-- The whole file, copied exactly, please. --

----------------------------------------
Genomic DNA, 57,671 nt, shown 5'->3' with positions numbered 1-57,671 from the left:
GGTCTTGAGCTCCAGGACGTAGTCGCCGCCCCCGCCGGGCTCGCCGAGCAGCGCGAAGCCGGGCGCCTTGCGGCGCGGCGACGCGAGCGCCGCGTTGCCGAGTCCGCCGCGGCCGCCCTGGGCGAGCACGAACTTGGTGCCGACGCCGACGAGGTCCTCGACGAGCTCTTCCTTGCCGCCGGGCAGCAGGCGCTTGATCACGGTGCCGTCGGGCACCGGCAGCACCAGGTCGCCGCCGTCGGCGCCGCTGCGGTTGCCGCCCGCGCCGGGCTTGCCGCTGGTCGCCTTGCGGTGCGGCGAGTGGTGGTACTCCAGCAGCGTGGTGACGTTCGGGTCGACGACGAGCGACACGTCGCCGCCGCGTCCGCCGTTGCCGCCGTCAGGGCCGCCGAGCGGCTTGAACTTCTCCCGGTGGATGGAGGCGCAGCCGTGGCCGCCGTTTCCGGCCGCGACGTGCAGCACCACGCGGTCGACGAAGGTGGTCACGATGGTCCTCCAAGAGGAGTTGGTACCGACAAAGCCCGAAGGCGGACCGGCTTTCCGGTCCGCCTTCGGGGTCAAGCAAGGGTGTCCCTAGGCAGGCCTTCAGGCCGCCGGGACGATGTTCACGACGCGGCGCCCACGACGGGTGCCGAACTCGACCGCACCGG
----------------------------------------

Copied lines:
Genomic DNA, 57,671 nt, shown 5'->3' with positions numbered 1-57,671 from the left:
GGTCTTGAGCTCCAGGACGTAGTCGCCGCCCCCGCCGGGCTCGCCGAGCAGCGCGAAGCCGGGCGCCTTGCGGCGCGGCGACGCGAGCGCCGCGTTGCCGAGTCCGCCGCGGCCGCCCTGGGCGAGCACGAACTTGGTGCCGACGCCGACGAGGTCCTCGACGAGCTCTTCCTTGCCGCCGGGCAGCAGGCGCTTGATCACGGTGCCGTCGGGCACCGGCAGCACCAGGTCGCCGCCGTCGGCGCCGCTGCGGTTGCCGCCCGCGCCGGGCTTGCCGCTGGTCGCCTTGCGGTGCGGCGAGTGGTGGTACTCCAGCAGCGTGGTGACGTTCGGGTCGACGACGAGCGACACGTCGCCGCCGCGTCCGCCGTTGCCGCCGTCAGGGCCGCCGAGCGGCTTGAACTTCTCCCGGTGGATGGAGGCGCAGCCGTGGCCGCCGTTTCCGGCCGCGACGTGCAGCACCACGCGGTCGACGAAGGTGGTCACGATGGTCCTCCAAGAGGAGTTGGTACCGACAAAGCCCGAAGGCGGACCGGCTTTCCGGTCCGCCTTCGGGGTCAAGCAAGGGTGTCCCTAGGCAGGCCTTCAGGCCGCCGGGACGATGTTCACGACGCGGCGCCCACGACGGGTGCCGAACTCGACCGCACCGG